Environment: understanding atmospheric and ocean flows
Environment: understanding atmospheric and ocean flows

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Environment: understanding atmospheric and ocean flows

5 The contemporary Arctic climate

There is a remarkable seasonality in the Arctic climate. For example, the flow in some of the great rivers of Russia and North America that empty into the Arctic Ocean almost stops in winter (Figure 25). During May, ice in the rivers starts to break, and in June there is a rapid flood of fresh water followed by a fall in flow until November, when it freezes.

Described image
Figure 25 The monthly discharge on the Lena River (Russia). Each individual bar in the graph represents a monthly value for each year during 1935–99.

A similar huge seasonal signal is seen in the Arctic sea ice cover (Figure 22). Most people are surprised to realise that the sea ice of the frozen Arctic Ocean is only a few metres thick. Beneath this are a few kilometres of water. In winter as much as 16 million square kilometres of the ocean freezes, and as this melts in summer, only about 6 million square kilometres remains frozen. The seasonal variation of almost 10 million square kilometres is equivalent to about 45 times the area of the United Kingdom.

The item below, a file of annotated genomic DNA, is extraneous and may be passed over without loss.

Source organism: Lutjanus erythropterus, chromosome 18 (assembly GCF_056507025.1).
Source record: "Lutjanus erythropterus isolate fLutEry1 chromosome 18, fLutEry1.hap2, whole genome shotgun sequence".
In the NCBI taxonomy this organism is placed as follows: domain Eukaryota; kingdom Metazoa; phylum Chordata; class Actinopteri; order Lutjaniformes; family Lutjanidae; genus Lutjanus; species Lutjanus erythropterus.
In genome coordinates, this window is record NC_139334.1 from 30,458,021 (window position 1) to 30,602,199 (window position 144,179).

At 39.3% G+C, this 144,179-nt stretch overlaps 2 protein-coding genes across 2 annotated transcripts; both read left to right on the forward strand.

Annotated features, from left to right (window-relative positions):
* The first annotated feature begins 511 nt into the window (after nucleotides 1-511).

The contemporary Arctic climate appears to be changing. However, average global temperatures mask regional variations and the Arctic has been warming faster than the global mean (Figure 26).

Described image
Figure 26 The annual average near surface temperature from all weather stations on land relative to the average for 1961–90 for all regions from 60° N to 90° N (AMAP, 2012)

Activity 11 Recent climate change in the Arctic

Timing: Allow about 10 minutes

Describe the changes in Arctic temperature that are shown in Figure 26.


With the exception of a period in the 1960s and 1970s, the Arctic land temperature has been above the 1961–90 average in most years since 1920 and reached 2 °C above the 1961–90 average in the early part of the 21st century. These data came from the Arctic Monitoring and Assessment Programme. They appear to use the latitude of 60° N as their definition of the Arctic, so Figure 26 must include meteorological stations that are not in the Arctic as it has been defined in the course, which are less likely to be affected directly by changing ice and snow cover. For this reason, Figure 26 most likely underestimates the land temperature increase.

Next you will look at the impact of land temperature increases.


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